She has really seemed better, or more nicely conducted, tonight than of late and her affectionate manner did make me feel in love with her. I said I only wished she had but a third of what she had and no Cliff Hill and then we might have managed all without difficulty – oh, no, said she, the difficulty would have been far greater – I could not comprehend this – I will, perhaps, explain it, said she, by and by. I told her my uncle and aunt together had given me more than five hundred pounds one year and my uncle Joseph had once paid my debts – but if I had not been as I was, perhaps neither I nor Marian would have had the estate. Mentioned having Cordingley with me in Paris but did not say where we were – told some of the queer stories and said I had always been too great a pickle but was quite different now. She is more than half in love with me already?

11 October 1832

Miss W- came down in two or three minutes – about an hour at breakfast. She then showed me the letter from her cousin Mr Edwards Atkinson thanking her for her offer of lending him five hundred, but asking the loan of three thousand – wrote her a copy of answer, which she wrote verbatim, saying she had meant to give him the five hundred but could do no more, straitened by her late purchases etc for the present – the magnitude of her expenses uncertain for the future and she would not anticipate her resources by borrowing. Confidential conversation – she influenced by all I said – Mrs Hartley tipples brandy and water, advised her by no means visiting her at Bingley.

Got on very well – kissing as usual…afterwards lovemaking and kissing – she lying on my arm. Told her, as we got to talking more and more as if we should be together, that I thought of taking down the kitchen part, castellating the new part and the lodge from the Godley Road, and changing the name to Shibden Castle – that if I could, I would give Saint James’s Church a painted window with the likeness of my uncle – that not my sister, but the Listers in Wales would be my heirs according to my uncle’s wish – that as soon as we had been settled together I would settle Shibden on her for life. We talked of the Ainsworths coming to Cliff Hill and getting Lightcliffe chapel for him – she might be able to get the archbishop’s interest with our vicar – I feared that might be refused but I could, perhaps, apply to the vicar through the next best channel (meaning, but not saying so, Lord Wharncliffe).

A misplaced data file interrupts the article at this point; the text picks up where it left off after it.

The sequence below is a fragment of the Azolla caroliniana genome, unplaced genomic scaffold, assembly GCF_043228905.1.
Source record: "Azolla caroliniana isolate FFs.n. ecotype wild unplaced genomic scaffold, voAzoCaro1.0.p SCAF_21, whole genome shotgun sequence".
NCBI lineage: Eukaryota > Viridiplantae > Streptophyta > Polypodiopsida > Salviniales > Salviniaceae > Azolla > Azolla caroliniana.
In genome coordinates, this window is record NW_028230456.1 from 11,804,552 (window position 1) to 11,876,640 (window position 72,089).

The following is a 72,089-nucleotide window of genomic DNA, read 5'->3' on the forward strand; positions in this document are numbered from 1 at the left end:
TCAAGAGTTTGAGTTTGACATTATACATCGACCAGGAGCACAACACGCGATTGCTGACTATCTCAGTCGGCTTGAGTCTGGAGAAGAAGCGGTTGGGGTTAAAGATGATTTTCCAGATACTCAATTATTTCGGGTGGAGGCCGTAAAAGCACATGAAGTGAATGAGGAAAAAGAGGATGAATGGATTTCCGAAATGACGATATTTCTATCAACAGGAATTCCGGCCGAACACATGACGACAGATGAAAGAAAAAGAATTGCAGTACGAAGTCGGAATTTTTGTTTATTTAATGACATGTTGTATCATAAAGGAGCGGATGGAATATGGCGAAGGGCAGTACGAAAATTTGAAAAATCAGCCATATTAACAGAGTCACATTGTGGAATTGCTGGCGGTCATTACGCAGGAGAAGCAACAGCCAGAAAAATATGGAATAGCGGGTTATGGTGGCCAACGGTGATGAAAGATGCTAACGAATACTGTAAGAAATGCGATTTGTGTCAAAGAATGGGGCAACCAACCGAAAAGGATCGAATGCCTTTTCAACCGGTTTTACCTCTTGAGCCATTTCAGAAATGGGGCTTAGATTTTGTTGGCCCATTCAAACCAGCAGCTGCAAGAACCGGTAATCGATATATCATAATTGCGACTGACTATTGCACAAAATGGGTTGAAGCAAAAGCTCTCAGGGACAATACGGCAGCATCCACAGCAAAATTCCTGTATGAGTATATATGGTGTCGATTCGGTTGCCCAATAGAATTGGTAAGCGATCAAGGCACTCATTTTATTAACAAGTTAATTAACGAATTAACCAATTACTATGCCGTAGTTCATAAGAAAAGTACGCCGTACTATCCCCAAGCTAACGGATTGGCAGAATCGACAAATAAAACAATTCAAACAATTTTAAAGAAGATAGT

As it became dusk, we crept closer and I, without any resistance, got (for the first time) right middle finger up her queer at three separate times, she nothing loth but evidently excited – she liking it and wet – and taking it altogether as if she had learnt her lesson before in this way too, as well as in kissing – she whispered that she loved me then. Afterwards said that her mind was quite unmade up and bade me not be sanguine – the name of Cliff Hill escaped from me and she burst into tears – and said if she could regret it at that moment, what should she do afterwards. How can I tell what to make of her? She had casually said Catherine Rawson did often said she should like to live with her – they had long ago talked of it, but now and of late she had thought it would not answer and was getting off. Thought then my surmise was probably true, when I fancied that Catherine’s classics might have taught her the trick of debauching Miss W-. Yes, Miss W- has been taught by someone.

We agreed that we could not be quite common friends again and yet, her cool advice to me just before leaving her – not to hope too much – sickened me at heart and I said to myself as I walked along – damn her, she is an old hand and has nor shame nor anything – she certainly takes all very much like one of the initiated.